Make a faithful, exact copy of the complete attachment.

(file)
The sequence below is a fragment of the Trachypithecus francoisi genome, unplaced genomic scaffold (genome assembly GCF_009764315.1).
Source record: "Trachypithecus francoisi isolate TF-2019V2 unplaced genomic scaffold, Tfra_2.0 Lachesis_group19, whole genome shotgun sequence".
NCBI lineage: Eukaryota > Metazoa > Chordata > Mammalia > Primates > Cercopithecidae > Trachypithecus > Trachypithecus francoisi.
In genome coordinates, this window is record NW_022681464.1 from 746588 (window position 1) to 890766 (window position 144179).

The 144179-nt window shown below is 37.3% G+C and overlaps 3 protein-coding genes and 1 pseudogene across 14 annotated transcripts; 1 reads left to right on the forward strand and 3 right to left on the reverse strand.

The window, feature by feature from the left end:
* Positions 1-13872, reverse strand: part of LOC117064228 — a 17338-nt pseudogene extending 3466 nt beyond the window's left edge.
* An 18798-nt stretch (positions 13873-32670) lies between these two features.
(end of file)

The sequence below is a fragment of the Trachypithecus francoisi genome, unplaced genomic scaffold (genome assembly GCF_009764315.1).
Source record: "Trachypithecus francoisi isolate TF-2019V2 unplaced genomic scaffold, Tfra_2.0 Lachesis_group19, whole genome shotgun sequence".
NCBI lineage: Eukaryota > Metazoa > Chordata > Mammalia > Primates > Cercopithecidae > Trachypithecus > Trachypithecus francoisi.
In genome coordinates, this window is record NW_022681464.1 from 746588 (window position 1) to 890766 (window position 144179).

The 144179-nt window shown below is 37.3% G+C and overlaps 3 protein-coding genes and 1 pseudogene across 14 annotated transcripts; 1 reads left to right on the forward strand and 3 right to left on the reverse strand.

The window, feature by feature from the left end:
* Positions 1-13872, reverse strand: part of LOC117064228 — a 17338-nt pseudogene extending 3466 nt beyond the window's left edge.
* An 18798-nt stretch (positions 13873-32670) lies between these two features.